Update 8:04 a.m. Government contractor Booz Allen Hamilton says it's fired Edward Snowden, the employee who leaked details of a secret National Security Agency surveillance program.
The McLean, Va.-based firm says in a statement that it fired Snowden "for violations of the firm's code of ethics and firm policy." It said he had earned a salary of $122,000 a year.
Snowden had identified himself as the person who leaked top-secret information. He fled to Hong Kong in hopes of escaping criminal charges.
Previously: Pentagon Papers leaker Daniel Ellsberg calls the revelations by a government contractor on U.S. secret surveillance programs the most "significant disclosure" in the nation's history.
In 1971, Ellsberg passed the secret Defense Department study of U.S. involvement in Vietnam to The New York Times and other newspapers.
Ellsberg, 81, told The Associated Press Monday that the leaks by Edward Snowden, 29, to The Washington Post and The Guardian newspapers are more important than the Pentagon Papers as well as information given to the anti-secrecy website Wikileaks by U.S. Army intelligence analyst Bradley Manning.
Snowden, a former CIA employee who later worked as a contractor for the National Security Agency, told the newspapers about a government program that tracks American phone records and another one that tracks phone and Internet messages around the world.
"I was overjoyed that finally an official with high or a former official with high access, good knowledge of the abusive system that he was revealing was ready to tell the truth at whatever cost to his own future safety, or his career, ready to give up his career, risk even prison to inform the American people," Ellsberg said.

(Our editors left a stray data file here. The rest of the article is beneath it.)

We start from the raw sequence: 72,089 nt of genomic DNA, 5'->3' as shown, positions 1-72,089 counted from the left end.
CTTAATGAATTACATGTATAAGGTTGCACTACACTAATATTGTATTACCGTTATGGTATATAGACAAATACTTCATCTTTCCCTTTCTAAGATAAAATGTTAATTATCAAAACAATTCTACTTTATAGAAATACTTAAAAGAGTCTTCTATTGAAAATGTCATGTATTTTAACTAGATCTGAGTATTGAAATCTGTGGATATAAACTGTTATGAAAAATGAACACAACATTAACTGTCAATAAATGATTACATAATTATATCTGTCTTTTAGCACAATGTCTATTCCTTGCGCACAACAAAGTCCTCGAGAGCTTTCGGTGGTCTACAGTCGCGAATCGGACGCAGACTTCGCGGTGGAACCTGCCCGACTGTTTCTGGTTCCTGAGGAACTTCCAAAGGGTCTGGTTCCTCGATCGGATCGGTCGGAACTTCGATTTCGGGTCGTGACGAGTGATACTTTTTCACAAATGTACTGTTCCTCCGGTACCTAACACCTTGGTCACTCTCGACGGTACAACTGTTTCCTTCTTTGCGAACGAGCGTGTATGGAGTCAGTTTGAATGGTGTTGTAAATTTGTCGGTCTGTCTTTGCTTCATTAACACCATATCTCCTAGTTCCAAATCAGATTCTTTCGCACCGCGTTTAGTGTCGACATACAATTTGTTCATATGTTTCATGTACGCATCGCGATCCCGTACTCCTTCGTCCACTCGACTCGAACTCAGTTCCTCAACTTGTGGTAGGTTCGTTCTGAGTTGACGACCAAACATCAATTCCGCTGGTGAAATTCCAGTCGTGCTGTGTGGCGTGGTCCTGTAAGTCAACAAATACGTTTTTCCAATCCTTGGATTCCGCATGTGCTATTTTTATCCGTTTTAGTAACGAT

"What he was looking at and what he told us about was the form of behavior, the practice of policy that's blatantly unconstitutional. I respect his judgment of having withheld most of what he knows, as an information specialist, on the grounds that its secrecy is legitimate and that the benefit to the American people of knowing it would be outweighed by possible dangers. What he has chosen, on the other hand, to put out, again confirms very good judgment."
Ellsberg recently expressed support for Manning, who is now on trial. But Ellsberg said Manning didn't have access to information with the same "degree of significance" as the information released by Snowden.
"There has been no more significant disclosure in the history of our country. And I'll include the Pentagon Papers in that," Ellsberg said of Snowden's release.
"I fear for our rights. I fear for our democracy, and I think others should too. And I don't think, actually, that we are governed by people in Congress, the courts or the White House who have sufficient concern for the requirements of maintaining a democracy."
This story has been updated.